I would disagree that the Irod crew is any more “transparent”…
      Where is Keith’s Necropsy report from her dead dog this year?
      Why did Mackey’s dogs die?
      Why can’t press visit drop dog locations?
      My only year on the trail during Iditarod I saw and heard whimpering dogs at the Skwentna checkpoint.
      The vets were already “keyed in” that an injured dog was approaching as I overheard conversation at a table next to me.
      Since then, I have always stayed away from Irod starts and keep off of the trail while dogteams move west out of Willow…
      As Craig discovered this race culture feels threatened by any questions or opposition to their cycle of animal abuse.
      Clapping and applause are all that is allowed.

    • Since when did the Quest become a “Canadian Race Organisation”? On the other hand since the Canadian tax payer is by far the largest sponsor maybe we should start thinking that way. In actual fact it is a contractor for an International Race Organisation who has made a request to follow an established protocol – however much you disagree with said protocol misrepresenting the situation doesn’t strengthen you’re point of view.

      • Sorry Pete…
        I just found out the Quest has a “non profit” business office in Whitehorse and a “non profit” business office in Fairbanks as well…truely Alaskan as well as Canadian…I wonder why Fern Levitt did not film more at Quest?
        I wonder if her backer CBC did not want to show this?

      • Steve, no worries – I think Fern was after the brand recognition of the Iditarod. Technically I don’t believe CBC funded the production of Fern’s film – they do have it on their documentary channel. It was backed by the Canadian Media Fund which is part private, part government funded.

      • “This world of social media and prearranged press releases is degrading journalism and the dialogue process throughout America.”

        Well said Steve. A hundred years ago, when dinosaurs roamed the earth, and cut and paste in a news story literally meant cut and paste, I worked for newspapers and occasionally successfully pitched a story to a magazine. It was real, dogged, face-to-face journalism. It was a time of editors screaming profanities at reporters who thought a one-source story was ok. It was the time of copy editors chucking the “Elements of Style” book at lazy writers. It meant phoning people, knocking on doors, meeting people face to face, taking photos and digging, digging, digging. And stories were followed up on. Editors demanded that a reporter keep track of the news and write follow-ups.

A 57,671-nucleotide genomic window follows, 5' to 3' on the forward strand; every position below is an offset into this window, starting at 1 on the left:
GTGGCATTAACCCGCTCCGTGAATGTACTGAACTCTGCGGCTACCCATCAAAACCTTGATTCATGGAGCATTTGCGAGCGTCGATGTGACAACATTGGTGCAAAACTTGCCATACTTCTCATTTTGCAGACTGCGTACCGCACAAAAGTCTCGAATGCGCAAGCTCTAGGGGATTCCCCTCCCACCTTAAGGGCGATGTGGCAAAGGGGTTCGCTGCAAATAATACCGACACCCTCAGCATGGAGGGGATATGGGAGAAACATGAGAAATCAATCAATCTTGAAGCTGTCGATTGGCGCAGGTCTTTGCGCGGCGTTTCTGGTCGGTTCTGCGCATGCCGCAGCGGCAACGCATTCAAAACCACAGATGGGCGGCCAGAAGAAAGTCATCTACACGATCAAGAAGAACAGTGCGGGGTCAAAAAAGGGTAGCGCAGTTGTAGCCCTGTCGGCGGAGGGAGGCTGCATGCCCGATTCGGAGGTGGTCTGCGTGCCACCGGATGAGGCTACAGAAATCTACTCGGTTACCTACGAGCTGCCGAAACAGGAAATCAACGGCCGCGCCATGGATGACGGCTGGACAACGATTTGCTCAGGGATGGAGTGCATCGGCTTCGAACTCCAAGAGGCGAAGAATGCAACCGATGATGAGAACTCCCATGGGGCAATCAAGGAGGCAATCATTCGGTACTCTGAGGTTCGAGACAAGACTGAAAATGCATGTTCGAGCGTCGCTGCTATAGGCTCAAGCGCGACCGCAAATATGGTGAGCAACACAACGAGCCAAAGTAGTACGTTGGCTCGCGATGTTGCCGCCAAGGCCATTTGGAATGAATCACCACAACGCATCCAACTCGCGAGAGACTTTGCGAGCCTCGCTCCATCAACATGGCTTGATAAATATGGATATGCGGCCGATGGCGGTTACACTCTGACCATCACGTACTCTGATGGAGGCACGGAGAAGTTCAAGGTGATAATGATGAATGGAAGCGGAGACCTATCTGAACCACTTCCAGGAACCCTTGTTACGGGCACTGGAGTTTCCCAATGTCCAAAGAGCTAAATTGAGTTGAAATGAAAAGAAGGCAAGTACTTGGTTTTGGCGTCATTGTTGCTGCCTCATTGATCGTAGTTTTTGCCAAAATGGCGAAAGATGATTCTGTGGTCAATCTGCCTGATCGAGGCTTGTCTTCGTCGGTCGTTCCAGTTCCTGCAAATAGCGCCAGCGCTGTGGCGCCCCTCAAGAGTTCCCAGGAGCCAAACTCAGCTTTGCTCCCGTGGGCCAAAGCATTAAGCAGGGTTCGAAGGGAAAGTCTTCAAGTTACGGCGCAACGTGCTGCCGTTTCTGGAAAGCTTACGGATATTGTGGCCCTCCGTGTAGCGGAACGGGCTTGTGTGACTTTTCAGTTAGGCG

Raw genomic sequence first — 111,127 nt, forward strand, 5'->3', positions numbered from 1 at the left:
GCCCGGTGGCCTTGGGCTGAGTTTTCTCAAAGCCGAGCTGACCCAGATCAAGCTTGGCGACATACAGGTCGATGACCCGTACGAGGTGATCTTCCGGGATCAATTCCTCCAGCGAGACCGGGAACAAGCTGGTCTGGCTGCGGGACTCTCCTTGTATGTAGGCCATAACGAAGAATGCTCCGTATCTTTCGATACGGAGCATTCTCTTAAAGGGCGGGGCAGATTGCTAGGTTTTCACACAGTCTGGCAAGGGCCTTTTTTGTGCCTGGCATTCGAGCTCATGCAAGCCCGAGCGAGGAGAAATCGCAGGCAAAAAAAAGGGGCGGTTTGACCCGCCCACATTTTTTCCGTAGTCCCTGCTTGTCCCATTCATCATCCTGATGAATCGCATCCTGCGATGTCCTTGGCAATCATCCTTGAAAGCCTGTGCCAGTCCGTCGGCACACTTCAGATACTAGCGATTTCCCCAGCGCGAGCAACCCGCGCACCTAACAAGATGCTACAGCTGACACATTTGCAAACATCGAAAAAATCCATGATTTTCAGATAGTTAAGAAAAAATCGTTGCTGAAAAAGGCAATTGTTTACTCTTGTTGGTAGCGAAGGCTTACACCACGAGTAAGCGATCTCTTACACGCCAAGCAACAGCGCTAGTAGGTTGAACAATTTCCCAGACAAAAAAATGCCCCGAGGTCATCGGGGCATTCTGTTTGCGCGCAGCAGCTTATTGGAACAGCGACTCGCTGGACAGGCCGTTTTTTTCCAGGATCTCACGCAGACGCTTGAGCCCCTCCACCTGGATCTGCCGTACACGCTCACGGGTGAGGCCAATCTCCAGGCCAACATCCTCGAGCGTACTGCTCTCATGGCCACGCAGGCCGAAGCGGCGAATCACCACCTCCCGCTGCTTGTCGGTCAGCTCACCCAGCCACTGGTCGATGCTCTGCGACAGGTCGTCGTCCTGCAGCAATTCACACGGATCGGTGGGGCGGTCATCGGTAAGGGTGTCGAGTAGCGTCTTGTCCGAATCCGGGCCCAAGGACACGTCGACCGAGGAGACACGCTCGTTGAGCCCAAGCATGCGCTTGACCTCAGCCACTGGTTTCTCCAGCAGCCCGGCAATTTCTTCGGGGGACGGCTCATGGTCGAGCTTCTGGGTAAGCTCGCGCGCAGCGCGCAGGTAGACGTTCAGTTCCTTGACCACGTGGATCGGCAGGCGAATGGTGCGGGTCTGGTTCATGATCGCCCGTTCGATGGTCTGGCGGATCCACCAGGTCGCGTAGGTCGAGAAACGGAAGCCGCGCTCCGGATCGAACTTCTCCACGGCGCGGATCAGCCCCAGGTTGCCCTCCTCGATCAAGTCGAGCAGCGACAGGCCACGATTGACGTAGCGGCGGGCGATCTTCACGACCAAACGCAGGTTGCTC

My very first story, as a young journalist, was covering the gruesome murder of a young mother, by her boyfriend. It was the first hour, of my first day. And when the story, I had worked so hard on was published, my journalism prof called me up and went up one side of me and down the other. Who. What. When. Where. Why. I can still hear him yelling at me.
        Over the years, I covered a lot of murder and eventually became very interested in following the leads on cold cases. I’m happy to say my perseverance resulted in the opening on two cases and closure for families. It made me feel good to help people.
        I had plenty of people say “no comment”, or “piss off”, or other colorful things. I can’t recall anyone ever calling the police. Dr. Hansen made a pretty big error and could simply have asked Craig to leave and closed her office door. Or she could have said, “I need to confer with the board”. Calling the police has suddenly made the Quest very unfriendly.
        I don’t always agree with Craig, but I give him major props for old school journalism. Keep writing Craig.

      • i only mentioned Canadian run in the sense that the official spokesperson is in Canada, and one has to work across the border with a country an ATT smartphone doesn’t even recognize. (i guess the phone isn’t that smart.) remember when the U.S. and Canada were best friends? it’s now easier to go between France and Germany (and communicate between the two if you are on the continent) than to go between the U.S. and Canada.

  12. The intellect types of our world are all a bunch of soft weanies…It’s ok when they are the ones accusing and bullying but when they are put under scrutinization they run for the nearest protective skirt…Disgusting and deplorable…Grow up and toughen up Weanies!
    None of you could pack Hugh Neffs lunch if he was eating pilot bread!

    • Well Coke, I don’t think the issue here is who can pack Neff’s lunch but rather why do his dogs need packing to the next checkpoint after dying or becoming exhausted from poor care?
      It’s pretty clear that Craig’s wide-stance made Hansen “uncomfortable” and it does appear that she did “run for the nearest protective skirt.” What’s not clear is why.